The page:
Would you live in a ‘Blade Runner City’ for much cheaper housing?
Could you imagine our cities without the provision of zoning controls dictating where you live and how you should develop your site? Does it look like site specific heaven or a metropolis chaos? Would you sacrifice it for more affordable housing?
Earlier this month, the Reserve Bank of Australia, who we all know and love published a research paper inquiring further into the consequences of zoning laws on housing affordability, particularly in Sydney and Melbourne.
The paper calls for a fundamental rethink of government policy, stating that zoning "had driven prices substantially above the supply cost," with estimates “that the average Sydney house, valued at $1.16 million in 2016, represents a $395,000 structure on a $765,000 block of land,". This represents 36% the true value of that land and 64% the cost of what the RBA calls the Zoning effect.
Among the worst affected areas were Willoughby and the Northern Beaches in Sydney and Boroondara and Stonnington in Melbourne, where prices on the median house have been driven up by more than $700,000.
The paper uses the example of Wyndham Vale, a 363 hectare site 40 kilometres west of Melbourne, which was recently rezoned from rural to residential and has thus spiked in value from $120 million to $400 million. The RBA provided an analysis saying that “such large increases in values as a result of zoning changes are inconsistent with the ongoing debate that a physical shortage of land itself is the main cause of high housing prices”.
This is not to say that we should just abolish zoning all together in order to afford a place to live, (without compromising your Saturday morning full milk cap and smashed avo!). Without strategic zoning provisions, we’d be living in a developer monopoly of a Blade Runner-style urban landscape, but hey, housing would be cheap as chips to buy! ….right? If a Blade Runner future isn’t quite your thing for you and your family, that’s probably because zoning laws were created for just that very reason. Even the RBA admits it.
Zoning rules mean we pay higher prices but we get a bit more breathing room to live in. Putting a price on your precious amenity can often be seen as a luxury within our nation as we have the opportunity to housing choice and style. More square meterage for your family, direct natural sunlight light in your homes and perhaps a bit more beauty? Zoning ensures that you can obtain a sizeable home on a nice leafy street with a big yard - the great Aussie Dream. It can all be yours for a seductive starting price of $1.16m (and probably the next 45 working years of your life).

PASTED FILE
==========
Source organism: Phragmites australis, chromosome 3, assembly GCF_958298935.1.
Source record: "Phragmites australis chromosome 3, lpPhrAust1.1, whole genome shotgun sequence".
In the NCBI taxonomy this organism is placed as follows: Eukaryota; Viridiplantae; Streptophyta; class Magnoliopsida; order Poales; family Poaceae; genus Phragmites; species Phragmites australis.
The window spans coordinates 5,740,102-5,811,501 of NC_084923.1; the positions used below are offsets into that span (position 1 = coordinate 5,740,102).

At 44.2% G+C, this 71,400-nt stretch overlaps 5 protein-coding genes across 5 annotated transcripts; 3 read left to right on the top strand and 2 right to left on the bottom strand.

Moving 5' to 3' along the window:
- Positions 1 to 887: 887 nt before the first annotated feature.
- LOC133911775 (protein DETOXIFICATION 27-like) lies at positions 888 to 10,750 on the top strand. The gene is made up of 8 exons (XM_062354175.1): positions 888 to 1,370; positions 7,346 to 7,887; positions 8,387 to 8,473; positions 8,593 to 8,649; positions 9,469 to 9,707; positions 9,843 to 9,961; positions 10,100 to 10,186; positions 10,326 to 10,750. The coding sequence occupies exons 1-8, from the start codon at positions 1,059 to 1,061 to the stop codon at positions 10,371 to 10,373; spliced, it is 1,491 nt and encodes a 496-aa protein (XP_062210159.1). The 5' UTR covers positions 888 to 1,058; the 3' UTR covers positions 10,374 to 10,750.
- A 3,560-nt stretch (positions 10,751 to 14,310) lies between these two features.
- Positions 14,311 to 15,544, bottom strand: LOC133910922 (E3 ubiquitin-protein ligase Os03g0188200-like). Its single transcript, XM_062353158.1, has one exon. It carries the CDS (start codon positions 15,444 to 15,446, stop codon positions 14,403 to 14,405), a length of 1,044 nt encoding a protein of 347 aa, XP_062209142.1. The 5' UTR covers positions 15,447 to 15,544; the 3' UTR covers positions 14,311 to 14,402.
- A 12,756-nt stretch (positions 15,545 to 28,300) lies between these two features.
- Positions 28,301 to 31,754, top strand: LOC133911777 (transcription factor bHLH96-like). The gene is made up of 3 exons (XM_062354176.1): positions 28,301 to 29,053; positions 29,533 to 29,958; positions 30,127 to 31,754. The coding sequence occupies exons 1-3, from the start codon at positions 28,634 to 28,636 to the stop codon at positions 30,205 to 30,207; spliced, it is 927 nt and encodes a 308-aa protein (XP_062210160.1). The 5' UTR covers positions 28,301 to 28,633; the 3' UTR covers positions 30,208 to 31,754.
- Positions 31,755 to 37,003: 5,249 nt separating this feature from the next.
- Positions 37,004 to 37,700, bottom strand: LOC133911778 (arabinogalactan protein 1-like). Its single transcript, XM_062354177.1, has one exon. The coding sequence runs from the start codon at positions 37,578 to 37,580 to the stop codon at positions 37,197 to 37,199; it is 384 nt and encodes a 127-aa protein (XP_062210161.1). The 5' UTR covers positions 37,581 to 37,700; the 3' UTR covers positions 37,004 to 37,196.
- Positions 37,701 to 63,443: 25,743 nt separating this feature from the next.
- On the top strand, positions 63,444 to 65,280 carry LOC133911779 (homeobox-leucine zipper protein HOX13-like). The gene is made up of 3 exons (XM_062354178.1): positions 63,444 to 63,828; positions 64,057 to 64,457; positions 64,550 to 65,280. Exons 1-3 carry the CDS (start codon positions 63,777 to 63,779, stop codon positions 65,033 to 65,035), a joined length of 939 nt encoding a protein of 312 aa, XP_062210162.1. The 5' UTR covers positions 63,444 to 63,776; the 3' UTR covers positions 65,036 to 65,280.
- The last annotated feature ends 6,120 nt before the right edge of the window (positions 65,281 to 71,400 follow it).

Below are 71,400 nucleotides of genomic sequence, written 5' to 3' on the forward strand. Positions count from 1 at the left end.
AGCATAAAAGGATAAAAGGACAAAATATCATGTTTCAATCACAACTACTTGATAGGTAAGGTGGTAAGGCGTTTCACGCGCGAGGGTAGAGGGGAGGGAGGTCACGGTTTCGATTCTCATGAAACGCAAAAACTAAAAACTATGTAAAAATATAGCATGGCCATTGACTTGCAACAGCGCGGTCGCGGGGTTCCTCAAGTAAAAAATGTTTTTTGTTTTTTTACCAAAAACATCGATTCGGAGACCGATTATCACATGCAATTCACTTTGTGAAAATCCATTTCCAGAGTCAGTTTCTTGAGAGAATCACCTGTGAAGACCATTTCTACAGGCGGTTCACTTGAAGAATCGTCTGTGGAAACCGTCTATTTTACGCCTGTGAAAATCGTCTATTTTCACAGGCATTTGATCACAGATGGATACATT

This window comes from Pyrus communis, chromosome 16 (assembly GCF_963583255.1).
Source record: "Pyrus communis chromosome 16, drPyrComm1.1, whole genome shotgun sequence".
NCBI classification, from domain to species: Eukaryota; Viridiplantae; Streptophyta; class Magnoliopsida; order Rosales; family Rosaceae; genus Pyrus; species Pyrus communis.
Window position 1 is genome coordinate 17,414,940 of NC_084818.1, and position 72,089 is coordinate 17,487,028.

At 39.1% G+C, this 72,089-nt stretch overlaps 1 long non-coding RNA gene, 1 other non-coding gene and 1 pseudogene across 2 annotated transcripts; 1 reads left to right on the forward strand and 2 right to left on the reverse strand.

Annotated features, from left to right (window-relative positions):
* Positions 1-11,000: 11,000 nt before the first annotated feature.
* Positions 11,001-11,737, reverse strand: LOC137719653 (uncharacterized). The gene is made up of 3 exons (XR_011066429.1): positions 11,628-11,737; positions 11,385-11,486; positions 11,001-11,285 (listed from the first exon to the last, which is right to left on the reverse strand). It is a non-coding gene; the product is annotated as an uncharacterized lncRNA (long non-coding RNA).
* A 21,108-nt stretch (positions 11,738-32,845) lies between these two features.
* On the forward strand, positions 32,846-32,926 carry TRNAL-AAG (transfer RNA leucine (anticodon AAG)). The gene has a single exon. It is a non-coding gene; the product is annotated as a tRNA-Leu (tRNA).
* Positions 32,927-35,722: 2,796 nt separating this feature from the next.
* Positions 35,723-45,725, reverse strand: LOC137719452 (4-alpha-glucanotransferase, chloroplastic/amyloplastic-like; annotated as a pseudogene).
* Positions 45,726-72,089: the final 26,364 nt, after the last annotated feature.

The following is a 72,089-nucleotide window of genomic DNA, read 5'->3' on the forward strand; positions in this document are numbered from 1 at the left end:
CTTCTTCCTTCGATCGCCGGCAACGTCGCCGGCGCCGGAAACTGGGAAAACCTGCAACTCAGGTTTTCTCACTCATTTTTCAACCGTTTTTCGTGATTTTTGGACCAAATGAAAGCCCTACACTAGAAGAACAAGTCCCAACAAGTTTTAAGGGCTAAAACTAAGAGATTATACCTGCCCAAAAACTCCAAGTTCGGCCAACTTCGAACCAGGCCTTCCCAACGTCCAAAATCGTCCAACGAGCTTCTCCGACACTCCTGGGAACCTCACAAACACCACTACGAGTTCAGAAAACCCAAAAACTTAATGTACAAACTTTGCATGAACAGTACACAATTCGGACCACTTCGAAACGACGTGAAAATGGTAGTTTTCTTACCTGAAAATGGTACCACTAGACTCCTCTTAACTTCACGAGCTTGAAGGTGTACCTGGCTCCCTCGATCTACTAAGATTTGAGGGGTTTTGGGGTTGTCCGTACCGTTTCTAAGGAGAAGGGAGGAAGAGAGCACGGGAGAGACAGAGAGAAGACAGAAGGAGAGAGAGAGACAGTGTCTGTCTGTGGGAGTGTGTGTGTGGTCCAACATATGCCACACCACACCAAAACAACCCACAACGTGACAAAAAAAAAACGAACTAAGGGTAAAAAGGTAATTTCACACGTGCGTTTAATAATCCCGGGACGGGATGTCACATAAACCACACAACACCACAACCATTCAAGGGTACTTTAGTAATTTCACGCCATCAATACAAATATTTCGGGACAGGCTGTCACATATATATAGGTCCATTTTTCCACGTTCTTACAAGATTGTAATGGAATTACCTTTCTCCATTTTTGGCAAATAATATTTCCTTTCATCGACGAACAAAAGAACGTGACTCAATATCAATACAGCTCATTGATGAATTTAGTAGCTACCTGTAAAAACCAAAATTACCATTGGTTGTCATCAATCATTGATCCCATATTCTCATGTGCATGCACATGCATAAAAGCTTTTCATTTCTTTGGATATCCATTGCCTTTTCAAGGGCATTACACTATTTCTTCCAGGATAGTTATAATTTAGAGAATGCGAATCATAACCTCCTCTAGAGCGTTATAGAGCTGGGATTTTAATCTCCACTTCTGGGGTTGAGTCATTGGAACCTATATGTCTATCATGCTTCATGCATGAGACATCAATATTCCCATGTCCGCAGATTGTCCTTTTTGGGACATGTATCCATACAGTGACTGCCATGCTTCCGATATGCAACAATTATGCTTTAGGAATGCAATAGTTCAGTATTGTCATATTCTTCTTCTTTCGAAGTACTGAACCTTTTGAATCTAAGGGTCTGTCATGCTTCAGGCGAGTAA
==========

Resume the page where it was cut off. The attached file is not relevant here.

Of course, a Blade Runner city concept would only apply to the more valuable land assets with close proximity to services, transport and places of employment. The below figure indicates higher housing prices in Sydney as a result of The Zoning Effect.
The big question is whether higher house prices as a result of zoning provisions are really worth it? The mental health impacts of the high cost of housing is an unstable and worrying torment of ongoing survival to a human life. Two working parents spend the prime of their lives working to pay off an inflated mortgage, spending time away from their kids, ruled out dreams of travelling or pursuing their hobbies. Do we really get more benefit from a detached dwelling house and a front yard than we would from 15 years less mortgage?
OPINION: Personally, I’ve always believed front yards are an obsolete requirement for land use. Rarely do people realistically enjoy their front yards, yet spend time and money on ongoing upkeep. This is not to say that there shouldn’t be a distance of separation between the street boundary and your front door, there should always be a setback of space to indicate public and private property however, additional housing square meterage or rear private outdoor space would be more beneficial, liveable and sustainable.
The real question is whether the costs of our planning rules outweigh the benefits for the livability of the future both our individual happiness and the sustainability of the city’s landscape.